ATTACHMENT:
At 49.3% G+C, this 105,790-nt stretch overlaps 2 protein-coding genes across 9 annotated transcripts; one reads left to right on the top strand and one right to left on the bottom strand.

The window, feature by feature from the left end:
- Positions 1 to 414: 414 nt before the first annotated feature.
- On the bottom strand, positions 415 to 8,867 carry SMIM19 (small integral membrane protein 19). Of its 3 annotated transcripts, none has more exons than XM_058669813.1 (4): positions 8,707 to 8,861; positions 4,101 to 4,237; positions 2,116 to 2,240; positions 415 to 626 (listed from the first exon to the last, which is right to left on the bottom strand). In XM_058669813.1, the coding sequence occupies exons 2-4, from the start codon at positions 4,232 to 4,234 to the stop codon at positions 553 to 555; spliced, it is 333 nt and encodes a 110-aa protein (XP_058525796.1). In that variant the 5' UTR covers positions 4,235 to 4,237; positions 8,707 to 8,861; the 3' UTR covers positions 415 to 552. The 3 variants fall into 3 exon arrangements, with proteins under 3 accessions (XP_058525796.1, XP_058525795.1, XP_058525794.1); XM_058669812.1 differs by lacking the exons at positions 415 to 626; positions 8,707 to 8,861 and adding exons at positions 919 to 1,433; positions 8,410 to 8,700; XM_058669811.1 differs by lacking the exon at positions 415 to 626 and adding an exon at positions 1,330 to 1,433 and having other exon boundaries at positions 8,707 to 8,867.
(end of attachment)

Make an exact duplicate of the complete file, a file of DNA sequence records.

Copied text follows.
At 49.3% G+C, this 105,790-nt stretch overlaps 2 protein-coding genes across 9 annotated transcripts; one reads left to right on the top strand and one right to left on the bottom strand.

The window, feature by feature from the left end:
- Positions 1 to 414: 414 nt before the first annotated feature.
- On the bottom strand, positions 415 to 8,867 carry SMIM19 (small integral membrane protein 19). Of its 3 annotated transcripts, none has more exons than XM_058669813.1 (4): positions 8,707 to 8,861; positions 4,101 to 4,237; positions 2,116 to 2,240; positions 415 to 626 (listed from the first exon to the last, which is right to left on the bottom strand). In XM_058669813.1, the coding sequence occupies exons 2-4, from the start codon at positions 4,232 to 4,234 to the stop codon at positions 553 to 555; spliced, it is 333 nt and encodes a 110-aa protein (XP_058525796.1). In that variant the 5' UTR covers positions 4,235 to 4,237; positions 8,707 to 8,861; the 3' UTR covers positions 415 to 552. The 3 variants fall into 3 exon arrangements, with proteins under 3 accessions (XP_058525796.1, XP_058525795.1, XP_058525794.1); XM_058669812.1 differs by lacking the exons at positions 415 to 626; positions 8,707 to 8,861 and adding exons at positions 919 to 1,433; positions 8,410 to 8,700; XM_058669811.1 differs by lacking the exon at positions 415 to 626 and adding an exon at positions 1,330 to 1,433 and having other exon boundaries at positions 8,707 to 8,867.